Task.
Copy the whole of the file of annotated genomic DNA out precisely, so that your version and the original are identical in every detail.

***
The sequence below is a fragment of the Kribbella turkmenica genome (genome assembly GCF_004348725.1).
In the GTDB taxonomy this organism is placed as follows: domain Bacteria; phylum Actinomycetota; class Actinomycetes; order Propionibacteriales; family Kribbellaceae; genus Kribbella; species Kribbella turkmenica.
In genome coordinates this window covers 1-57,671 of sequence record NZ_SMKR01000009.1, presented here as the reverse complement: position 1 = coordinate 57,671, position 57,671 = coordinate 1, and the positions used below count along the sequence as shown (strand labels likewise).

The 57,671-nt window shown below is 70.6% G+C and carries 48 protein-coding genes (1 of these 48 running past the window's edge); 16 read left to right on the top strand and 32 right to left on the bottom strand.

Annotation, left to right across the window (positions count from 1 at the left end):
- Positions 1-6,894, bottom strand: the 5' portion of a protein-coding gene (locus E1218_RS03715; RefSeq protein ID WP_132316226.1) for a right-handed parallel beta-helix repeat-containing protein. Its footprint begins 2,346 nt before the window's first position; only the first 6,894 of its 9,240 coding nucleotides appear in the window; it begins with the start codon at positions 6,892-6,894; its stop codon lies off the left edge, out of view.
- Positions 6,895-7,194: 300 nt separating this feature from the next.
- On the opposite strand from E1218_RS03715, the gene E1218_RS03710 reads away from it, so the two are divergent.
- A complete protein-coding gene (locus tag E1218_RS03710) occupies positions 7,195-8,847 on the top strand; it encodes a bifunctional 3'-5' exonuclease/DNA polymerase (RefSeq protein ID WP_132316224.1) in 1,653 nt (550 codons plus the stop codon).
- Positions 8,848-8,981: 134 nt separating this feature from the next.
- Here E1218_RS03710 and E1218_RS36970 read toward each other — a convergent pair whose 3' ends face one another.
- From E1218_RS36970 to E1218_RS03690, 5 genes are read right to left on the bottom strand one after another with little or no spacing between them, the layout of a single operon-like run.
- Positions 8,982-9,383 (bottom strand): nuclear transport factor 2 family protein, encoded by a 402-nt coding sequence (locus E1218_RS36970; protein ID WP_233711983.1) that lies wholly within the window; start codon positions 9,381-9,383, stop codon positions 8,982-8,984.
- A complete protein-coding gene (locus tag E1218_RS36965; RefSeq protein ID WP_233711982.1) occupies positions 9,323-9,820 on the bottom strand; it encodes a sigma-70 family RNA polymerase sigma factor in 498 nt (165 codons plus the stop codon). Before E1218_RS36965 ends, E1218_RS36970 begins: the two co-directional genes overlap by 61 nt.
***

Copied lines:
The sequence below is a fragment of the Kribbella turkmenica genome (genome assembly GCF_004348725.1).
In the GTDB taxonomy this organism is placed as follows: domain Bacteria; phylum Actinomycetota; class Actinomycetes; order Propionibacteriales; family Kribbellaceae; genus Kribbella; species Kribbella turkmenica.
In genome coordinates this window covers 1-57,671 of sequence record NZ_SMKR01000009.1, presented here as the reverse complement: position 1 = coordinate 57,671, position 57,671 = coordinate 1, and the positions used below count along the sequence as shown (strand labels likewise).

The 57,671-nt window shown below is 70.6% G+C and carries 48 protein-coding genes (1 of these 48 running past the window's edge); 16 read left to right on the top strand and 32 right to left on the bottom strand.

Annotation, left to right across the window (positions count from 1 at the left end):
- Positions 1-6,894, bottom strand: the 5' portion of a protein-coding gene (locus E1218_RS03715; RefSeq protein ID WP_132316226.1) for a right-handed parallel beta-helix repeat-containing protein. Its footprint begins 2,346 nt before the window's first position; only the first 6,894 of its 9,240 coding nucleotides appear in the window; it begins with the start codon at positions 6,892-6,894; its stop codon lies off the left edge, out of view.
- Positions 6,895-7,194: 300 nt separating this feature from the next.
- On the opposite strand from E1218_RS03715, the gene E1218_RS03710 reads away from it, so the two are divergent.
- A complete protein-coding gene (locus tag E1218_RS03710) occupies positions 7,195-8,847 on the top strand; it encodes a bifunctional 3'-5' exonuclease/DNA polymerase (RefSeq protein ID WP_132316224.1) in 1,653 nt (550 codons plus the stop codon).
- Positions 8,848-8,981: 134 nt separating this feature from the next.
- Here E1218_RS03710 and E1218_RS36970 read toward each other — a convergent pair whose 3' ends face one another.
- From E1218_RS36970 to E1218_RS03690, 5 genes are read right to left on the bottom strand one after another with little or no spacing between them, the layout of a single operon-like run.
- Positions 8,982-9,383 (bottom strand): nuclear transport factor 2 family protein, encoded by a 402-nt coding sequence (locus E1218_RS36970; protein ID WP_233711983.1) that lies wholly within the window; start codon positions 9,381-9,383, stop codon positions 8,982-8,984.
- A complete protein-coding gene (locus tag E1218_RS36965; RefSeq protein ID WP_233711982.1) occupies positions 9,323-9,820 on the bottom strand; it encodes a sigma-70 family RNA polymerase sigma factor in 498 nt (165 codons plus the stop codon). Before E1218_RS36965 ends, E1218_RS36970 begins: the two co-directional genes overlap by 61 nt.